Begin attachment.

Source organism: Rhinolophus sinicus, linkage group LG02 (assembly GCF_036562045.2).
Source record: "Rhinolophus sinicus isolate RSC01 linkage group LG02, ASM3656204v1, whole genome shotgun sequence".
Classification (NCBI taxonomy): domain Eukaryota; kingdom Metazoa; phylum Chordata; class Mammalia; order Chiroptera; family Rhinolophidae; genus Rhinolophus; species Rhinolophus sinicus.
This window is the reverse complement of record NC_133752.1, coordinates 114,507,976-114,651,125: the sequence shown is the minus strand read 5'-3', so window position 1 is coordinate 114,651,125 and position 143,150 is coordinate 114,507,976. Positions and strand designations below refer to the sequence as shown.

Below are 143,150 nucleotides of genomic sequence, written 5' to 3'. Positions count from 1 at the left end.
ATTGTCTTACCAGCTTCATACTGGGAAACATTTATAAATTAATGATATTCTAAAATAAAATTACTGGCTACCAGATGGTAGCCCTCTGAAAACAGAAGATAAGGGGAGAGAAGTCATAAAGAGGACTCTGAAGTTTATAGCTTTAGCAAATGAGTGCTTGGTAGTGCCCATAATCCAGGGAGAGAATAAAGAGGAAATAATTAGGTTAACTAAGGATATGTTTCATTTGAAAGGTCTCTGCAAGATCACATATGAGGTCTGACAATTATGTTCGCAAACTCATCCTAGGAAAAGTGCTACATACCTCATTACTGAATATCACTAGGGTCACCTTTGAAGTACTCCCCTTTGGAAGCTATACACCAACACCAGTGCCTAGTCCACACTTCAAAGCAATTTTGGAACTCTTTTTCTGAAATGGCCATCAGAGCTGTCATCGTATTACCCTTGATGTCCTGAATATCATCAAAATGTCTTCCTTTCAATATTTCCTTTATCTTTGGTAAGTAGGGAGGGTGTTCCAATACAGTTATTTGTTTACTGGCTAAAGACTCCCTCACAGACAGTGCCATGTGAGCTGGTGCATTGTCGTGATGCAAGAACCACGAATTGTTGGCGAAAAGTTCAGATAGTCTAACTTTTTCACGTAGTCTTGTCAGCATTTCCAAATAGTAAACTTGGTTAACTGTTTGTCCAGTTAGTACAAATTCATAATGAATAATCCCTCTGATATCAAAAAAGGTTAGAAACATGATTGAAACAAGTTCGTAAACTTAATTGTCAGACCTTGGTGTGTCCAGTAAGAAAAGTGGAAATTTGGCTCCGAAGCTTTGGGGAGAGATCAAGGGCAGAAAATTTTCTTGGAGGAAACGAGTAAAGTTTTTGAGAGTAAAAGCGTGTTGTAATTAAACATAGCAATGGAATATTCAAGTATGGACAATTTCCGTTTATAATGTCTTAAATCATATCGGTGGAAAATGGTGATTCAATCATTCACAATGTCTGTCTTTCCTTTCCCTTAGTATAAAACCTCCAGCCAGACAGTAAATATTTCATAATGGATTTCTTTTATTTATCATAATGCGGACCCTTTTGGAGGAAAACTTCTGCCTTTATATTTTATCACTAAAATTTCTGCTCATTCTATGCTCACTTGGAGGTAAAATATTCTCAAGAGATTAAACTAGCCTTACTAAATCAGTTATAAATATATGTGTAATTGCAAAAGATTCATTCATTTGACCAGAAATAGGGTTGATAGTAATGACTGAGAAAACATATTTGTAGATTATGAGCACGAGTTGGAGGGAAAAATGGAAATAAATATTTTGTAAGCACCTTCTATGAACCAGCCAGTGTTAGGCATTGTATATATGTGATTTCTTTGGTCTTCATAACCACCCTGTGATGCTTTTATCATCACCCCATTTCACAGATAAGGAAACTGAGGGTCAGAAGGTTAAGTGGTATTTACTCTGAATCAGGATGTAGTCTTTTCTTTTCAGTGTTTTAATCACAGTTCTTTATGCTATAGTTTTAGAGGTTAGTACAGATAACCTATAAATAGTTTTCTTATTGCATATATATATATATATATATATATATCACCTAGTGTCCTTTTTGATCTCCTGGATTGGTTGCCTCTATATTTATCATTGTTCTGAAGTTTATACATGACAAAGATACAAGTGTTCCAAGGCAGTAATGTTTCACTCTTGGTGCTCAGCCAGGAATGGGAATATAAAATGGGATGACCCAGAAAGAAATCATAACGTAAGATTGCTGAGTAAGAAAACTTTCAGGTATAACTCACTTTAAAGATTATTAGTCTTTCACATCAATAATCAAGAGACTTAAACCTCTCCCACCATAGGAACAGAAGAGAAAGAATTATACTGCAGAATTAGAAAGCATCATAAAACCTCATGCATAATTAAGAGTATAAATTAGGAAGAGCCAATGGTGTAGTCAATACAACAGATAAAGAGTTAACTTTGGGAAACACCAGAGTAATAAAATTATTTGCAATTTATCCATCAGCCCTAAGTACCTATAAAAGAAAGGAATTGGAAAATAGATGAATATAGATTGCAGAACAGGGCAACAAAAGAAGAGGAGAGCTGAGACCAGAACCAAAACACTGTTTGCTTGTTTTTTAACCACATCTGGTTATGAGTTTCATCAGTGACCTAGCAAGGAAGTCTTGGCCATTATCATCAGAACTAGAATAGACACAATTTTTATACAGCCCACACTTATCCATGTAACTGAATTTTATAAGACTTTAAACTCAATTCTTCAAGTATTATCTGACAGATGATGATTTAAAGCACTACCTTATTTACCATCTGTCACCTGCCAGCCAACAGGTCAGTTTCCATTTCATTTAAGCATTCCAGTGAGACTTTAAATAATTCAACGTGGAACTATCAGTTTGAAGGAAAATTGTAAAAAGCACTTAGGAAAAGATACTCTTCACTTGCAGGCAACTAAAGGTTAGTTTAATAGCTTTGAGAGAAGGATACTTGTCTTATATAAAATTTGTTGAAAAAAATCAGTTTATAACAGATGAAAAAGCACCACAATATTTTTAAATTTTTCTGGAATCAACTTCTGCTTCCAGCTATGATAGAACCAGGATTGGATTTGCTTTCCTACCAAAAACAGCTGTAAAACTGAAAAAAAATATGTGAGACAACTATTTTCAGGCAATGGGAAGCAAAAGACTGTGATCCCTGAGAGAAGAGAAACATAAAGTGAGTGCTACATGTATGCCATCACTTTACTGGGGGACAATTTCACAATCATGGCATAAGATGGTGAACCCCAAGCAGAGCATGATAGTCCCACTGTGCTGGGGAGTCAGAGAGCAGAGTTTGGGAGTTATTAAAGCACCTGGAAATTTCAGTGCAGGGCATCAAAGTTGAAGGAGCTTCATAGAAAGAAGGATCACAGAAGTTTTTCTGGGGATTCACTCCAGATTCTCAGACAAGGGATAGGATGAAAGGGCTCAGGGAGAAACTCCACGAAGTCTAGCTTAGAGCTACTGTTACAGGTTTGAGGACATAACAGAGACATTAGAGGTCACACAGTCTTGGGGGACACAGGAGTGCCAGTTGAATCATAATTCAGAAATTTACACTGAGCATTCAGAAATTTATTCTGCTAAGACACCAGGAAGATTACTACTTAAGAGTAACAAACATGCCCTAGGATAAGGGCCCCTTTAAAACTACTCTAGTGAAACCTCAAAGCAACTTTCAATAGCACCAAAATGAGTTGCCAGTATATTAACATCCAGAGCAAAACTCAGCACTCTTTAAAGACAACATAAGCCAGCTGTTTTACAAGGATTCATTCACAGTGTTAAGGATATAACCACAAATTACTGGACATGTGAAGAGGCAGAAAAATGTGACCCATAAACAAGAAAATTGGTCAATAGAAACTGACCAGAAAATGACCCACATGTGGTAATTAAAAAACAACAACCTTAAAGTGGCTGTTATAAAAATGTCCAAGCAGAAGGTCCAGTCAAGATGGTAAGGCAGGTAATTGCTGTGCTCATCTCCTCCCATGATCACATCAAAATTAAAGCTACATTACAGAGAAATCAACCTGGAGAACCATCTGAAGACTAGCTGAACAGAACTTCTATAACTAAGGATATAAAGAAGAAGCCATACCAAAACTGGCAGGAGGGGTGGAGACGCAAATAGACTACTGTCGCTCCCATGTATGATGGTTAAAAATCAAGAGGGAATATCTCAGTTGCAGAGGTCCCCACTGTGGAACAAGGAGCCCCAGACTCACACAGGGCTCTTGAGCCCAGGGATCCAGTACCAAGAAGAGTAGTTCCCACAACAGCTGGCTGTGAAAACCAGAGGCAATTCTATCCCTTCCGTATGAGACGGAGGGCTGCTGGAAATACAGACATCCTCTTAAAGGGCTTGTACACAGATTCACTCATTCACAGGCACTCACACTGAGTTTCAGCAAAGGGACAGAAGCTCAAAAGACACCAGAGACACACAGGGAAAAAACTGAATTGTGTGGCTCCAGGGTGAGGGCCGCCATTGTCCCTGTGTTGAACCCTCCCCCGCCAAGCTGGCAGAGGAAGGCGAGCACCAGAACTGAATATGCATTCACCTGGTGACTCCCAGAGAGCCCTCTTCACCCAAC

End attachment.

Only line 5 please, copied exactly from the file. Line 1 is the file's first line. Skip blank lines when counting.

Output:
Below are 143,150 nucleotides of genomic sequence, written 5' to 3'. Positions count from 1 at the left end.